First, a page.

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Tma1

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  • 1. TMA 1 Classroom Observation I. Learning IntentIn this classroom observation, I would focus on two parties that are involved in the learning process: theteacher and the student. On the teacher side, I want to know how she would facilitate and implementthe following: 1. Starting of the lesson 2. Discussion of the lesson 3. Classroom management 4. Working on an activity 5. Assessment during and after the lesson 6. Ending the lessonI would also like to know how the teacher shows or demonstrate her expertise in handling the class. Onthe students’ side, I want to focus my observation on the following: 1. How students’ react and follow their teacher’s instruction 2. Express their understanding of the lesson 3. Express if there is confusion in the lesson being discussed 4. Respond to teacher’s stimulating question 5. Do the activity 6. Generally behave during the classThese are the important points that I would focus on my observation. The learning experience is alwaysaffected these two factors: Teaching method and students’ behavior.The things that I will get during my observation would help me to answer the following questions:  What are the tools and strategy the teacher used to help stimulate the students mind?  How did the students respond to it?  Did the teacher achieve her outcome goals?  Can you describe the learning flow in the class?  What are the interesting moments that you think worth evaluating?  Do you think both parties are satisfied with the learning experience?  What are the factors do you think help or hinder the students from learning?  What can you say about the communication that happened between the teacher and the students?  Do you think the students fully understand the teacher’s question?  Did the students express their ideas well? Joan Hope Elgincolin 1 2011-82314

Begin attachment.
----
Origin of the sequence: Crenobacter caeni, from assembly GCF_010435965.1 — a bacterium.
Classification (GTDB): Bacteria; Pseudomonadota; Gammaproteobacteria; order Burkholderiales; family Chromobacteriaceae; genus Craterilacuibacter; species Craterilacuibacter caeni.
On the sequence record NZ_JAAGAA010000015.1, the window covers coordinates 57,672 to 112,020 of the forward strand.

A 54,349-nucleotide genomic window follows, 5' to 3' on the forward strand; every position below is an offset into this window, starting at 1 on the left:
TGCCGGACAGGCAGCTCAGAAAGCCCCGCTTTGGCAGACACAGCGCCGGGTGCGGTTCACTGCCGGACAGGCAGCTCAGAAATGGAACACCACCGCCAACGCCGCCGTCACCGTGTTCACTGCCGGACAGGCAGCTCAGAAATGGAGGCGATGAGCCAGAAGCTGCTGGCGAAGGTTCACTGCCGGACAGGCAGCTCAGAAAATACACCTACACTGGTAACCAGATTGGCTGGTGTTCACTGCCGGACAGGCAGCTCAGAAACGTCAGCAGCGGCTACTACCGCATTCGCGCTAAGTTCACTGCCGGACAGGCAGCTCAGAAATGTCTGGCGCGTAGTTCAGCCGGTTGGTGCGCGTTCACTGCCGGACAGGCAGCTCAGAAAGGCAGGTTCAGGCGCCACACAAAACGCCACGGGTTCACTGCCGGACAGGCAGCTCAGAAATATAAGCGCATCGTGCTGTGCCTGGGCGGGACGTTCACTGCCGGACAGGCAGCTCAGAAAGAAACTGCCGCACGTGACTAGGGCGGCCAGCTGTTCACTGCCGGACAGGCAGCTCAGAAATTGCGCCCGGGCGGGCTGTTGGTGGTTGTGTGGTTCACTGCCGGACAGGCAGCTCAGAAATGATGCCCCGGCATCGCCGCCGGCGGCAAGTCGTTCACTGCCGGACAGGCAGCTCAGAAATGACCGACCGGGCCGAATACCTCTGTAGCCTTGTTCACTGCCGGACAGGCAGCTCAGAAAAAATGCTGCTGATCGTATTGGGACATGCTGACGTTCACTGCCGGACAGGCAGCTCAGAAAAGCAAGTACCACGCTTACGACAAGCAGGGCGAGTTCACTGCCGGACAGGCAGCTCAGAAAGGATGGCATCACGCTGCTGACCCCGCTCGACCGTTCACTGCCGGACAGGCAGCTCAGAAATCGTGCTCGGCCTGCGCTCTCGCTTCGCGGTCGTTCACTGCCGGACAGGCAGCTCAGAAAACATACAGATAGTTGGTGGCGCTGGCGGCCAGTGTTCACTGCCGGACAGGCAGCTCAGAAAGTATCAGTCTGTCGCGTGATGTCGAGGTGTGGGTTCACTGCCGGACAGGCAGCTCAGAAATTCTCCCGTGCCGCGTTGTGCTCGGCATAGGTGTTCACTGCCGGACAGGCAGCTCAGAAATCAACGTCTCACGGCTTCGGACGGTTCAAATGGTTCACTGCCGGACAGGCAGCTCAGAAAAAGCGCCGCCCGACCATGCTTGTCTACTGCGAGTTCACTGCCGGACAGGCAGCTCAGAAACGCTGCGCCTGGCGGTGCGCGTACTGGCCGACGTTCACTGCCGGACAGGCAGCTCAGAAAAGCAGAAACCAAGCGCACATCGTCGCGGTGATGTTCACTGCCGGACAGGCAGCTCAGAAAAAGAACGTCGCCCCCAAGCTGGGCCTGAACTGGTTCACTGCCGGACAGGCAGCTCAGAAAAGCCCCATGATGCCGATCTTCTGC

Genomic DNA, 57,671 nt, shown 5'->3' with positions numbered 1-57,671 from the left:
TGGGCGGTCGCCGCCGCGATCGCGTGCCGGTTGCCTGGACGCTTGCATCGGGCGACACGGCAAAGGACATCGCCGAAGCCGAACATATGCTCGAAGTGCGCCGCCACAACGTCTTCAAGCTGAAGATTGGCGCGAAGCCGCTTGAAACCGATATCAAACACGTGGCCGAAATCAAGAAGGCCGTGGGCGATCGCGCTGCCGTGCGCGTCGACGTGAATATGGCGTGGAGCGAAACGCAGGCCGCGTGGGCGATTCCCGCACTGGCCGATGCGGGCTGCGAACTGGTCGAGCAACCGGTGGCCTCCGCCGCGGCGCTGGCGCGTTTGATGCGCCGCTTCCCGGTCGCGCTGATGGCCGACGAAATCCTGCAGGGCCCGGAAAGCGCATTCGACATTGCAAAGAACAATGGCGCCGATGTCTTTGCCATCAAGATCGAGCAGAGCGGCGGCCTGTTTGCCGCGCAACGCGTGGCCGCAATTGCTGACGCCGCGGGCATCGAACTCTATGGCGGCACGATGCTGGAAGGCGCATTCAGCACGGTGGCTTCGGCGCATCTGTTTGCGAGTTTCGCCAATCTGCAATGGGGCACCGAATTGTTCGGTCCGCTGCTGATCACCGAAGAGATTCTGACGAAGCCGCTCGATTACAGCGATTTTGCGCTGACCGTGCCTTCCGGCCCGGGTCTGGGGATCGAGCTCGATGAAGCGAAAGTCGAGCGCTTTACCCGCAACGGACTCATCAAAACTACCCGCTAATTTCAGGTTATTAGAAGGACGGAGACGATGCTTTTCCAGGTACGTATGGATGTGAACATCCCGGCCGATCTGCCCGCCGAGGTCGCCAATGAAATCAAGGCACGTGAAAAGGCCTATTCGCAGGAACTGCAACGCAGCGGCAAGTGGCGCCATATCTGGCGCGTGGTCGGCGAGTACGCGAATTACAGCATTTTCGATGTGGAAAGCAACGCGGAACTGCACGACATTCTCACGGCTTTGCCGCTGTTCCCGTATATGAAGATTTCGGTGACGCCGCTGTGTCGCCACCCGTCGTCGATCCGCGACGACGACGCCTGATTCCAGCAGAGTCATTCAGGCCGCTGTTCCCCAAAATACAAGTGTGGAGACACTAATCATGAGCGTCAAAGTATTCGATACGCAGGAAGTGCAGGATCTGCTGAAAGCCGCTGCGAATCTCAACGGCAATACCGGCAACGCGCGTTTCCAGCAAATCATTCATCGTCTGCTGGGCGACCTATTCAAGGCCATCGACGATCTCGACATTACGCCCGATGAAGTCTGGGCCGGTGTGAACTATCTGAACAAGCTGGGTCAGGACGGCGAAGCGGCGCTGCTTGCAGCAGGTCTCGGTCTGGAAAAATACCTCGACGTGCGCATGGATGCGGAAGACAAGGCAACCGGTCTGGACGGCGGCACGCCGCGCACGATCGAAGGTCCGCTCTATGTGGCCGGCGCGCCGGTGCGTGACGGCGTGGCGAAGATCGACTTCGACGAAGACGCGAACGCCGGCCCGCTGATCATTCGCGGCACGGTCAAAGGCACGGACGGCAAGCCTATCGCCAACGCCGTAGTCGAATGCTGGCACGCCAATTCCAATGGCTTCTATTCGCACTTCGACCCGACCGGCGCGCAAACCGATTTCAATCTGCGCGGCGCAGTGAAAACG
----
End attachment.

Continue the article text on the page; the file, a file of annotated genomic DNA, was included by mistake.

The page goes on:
• 2. TMA 1 Classroom ObservationAfter answering the probing questions above, it would be appropriate to give some recommendationsby answering this one question, “How can we improve the whole teaching and learning experience?”Since I will only do the observation once, I understand that the situation in the classroom is not alwaysthe same. It is also appropriate to include my familiarity with the students and the teacher. To givefurther background: It was 2010 when I started to teach in Sarasas Ektra school. The G5 students that Iwill be observing now were the old G3 students that I have taught with music theory and singing. I knowmost of the students by name. I also know their different personalities and the overall behavior of theclass. It’s interesting to see the changes that happened to the class after two years. I have also knownMs. Stella since I started teaching in this school. Prior to her teaching here she was already a teacher inthe Philippines. Ms. Stella has been teaching here since 2003 as a science teacher. She handled the samesubject for 10 years and she been transferred to different levels from time to time. Joan Hope Elgincolin 2 2011-82314
  • 3. TMA 1 Classroom Observation I. My ObservationsIt was one Thursday afternoon when I entered to a Grade 5 classroom where Ms. Stella is teachingscience. She has been teaching in Bangkok, Thailand for almost 10 years. She is already in her late 30’sand yet she still looks young. Her vibrant personality seems to be coming out from her passion onteaching. She smile and nod at me when she saw me taking a seat at the back. She then informed thestudents that someone will observe the class. After that, she continued on with her introduction of herlesson about the different parts and functions of a plant.Finishing the introduction about plants, she started the lesson by giving out worksheets that thestudents are expected to answer at the end of the discussion. The worksheet will serve as a guide forthe student to follow the discussion they’ll be having. In front of the class display two big visual aids. Thefirst one shows the different parts of the plants while the other one shows the functions of each part.She then continued on by writing the parts of the plants in big letters so that the students at the backwould clearly see the words written in the white board. After this, Ms. Stella started asking questionsabout plants to draw the attention of the students. Some of the students who were not paying attentionwere called so that they would focus their mind on the discussion. She proceeded on naming thedifferent parts of the plants by giving students chance to answer it themselves. Of course, the studentswho have stock-knowledge about plants enthusiastically answered her. She continued on usingstimulating questions to encourage the students to participate in the process. There are students whoare unsure of their answers but were encouraged raising their hands because of the friendly atmospherein the classroom. Their answers were being acknowledged and they like it. Ms. Stella knows how tomotivate the students by giving clues to the students so that it would be easier for them to recall somestock-knowledge they have in mind. Joan Hope Elgincolin 3 2011-82314